Understanding Iron Levels in Your Body

By Dr Sandra Cabot

The condition of having too much iron in your body is a common one and yet for many doctors and their patients it is a confusing and complex subject. Everyone knows about iron deficiency, which is common in women, but when it comes to iron excess most people have no idea what it means.

The mineral iron would have to be the most essential mineral to animal life. We can do tests to measure all the forms of iron with one simple blood test and this enables us to see if you have too little iron in your body or too much iron in your body or just the right amount!

This is important as too little iron will make you weak and anaemic, and too much iron can cause a lot of diseases including cancer.

The liver has a big role in regulating how much iron is in your body

The liver makes a hormone called hepcidin, which controls how much iron is absorbed from the intestines. An average normal daily loss of iron from the body over several months is around 1 to 2 milligrams and this loss occurs from loss of intestinal cells and skin cells and in women from menstrual bleeding. To compensate for this daily loss of iron, the liver hormone hepcidin allows 1 to 2 mg of iron to be absorbed from food in the intestines. The balance is carefully controlled by hepcidin and it’s amazing that only 10% of daily dietary iron intake is absorbed. This is important because the body has no mechanism to excrete iron from the body, other than by abnormal bleeding.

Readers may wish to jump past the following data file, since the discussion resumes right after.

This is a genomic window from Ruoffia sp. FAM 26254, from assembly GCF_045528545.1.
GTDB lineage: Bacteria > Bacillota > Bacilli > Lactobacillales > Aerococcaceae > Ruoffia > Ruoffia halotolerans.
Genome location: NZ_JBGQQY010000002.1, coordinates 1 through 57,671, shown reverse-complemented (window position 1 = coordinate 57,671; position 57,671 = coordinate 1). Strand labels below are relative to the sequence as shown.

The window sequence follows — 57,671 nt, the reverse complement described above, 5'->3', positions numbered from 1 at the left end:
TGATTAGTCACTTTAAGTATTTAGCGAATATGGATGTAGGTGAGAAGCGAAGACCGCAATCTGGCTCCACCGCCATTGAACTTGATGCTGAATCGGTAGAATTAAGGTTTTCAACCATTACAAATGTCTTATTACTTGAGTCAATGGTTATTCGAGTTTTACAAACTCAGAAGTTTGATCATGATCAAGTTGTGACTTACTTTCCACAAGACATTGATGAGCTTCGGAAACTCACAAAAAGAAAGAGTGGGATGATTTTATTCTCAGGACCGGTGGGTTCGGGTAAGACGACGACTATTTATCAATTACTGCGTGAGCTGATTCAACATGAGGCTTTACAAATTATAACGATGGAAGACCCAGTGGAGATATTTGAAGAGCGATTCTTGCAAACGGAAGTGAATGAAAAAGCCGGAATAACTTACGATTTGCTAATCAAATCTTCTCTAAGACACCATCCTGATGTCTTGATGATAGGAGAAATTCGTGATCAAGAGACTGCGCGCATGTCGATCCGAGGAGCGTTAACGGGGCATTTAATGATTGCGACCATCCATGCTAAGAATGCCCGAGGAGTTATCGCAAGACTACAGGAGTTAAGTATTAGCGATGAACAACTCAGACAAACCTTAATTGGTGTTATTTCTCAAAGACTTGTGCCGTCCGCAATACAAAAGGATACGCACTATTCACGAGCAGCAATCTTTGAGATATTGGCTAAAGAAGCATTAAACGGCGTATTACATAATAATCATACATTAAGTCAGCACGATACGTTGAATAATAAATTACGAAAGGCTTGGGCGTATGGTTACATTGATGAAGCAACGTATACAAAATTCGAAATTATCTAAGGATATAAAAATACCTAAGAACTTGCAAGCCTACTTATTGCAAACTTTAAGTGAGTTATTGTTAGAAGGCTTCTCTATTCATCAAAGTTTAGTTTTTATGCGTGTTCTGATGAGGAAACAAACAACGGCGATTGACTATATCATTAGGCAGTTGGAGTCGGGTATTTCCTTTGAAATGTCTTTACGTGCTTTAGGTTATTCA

To measure your iron levels, you should have your blood taken whilst you are fasting in the morning and do not take any iron supplements for at least 24 hours before your blood test.

What causes too much iron in the body?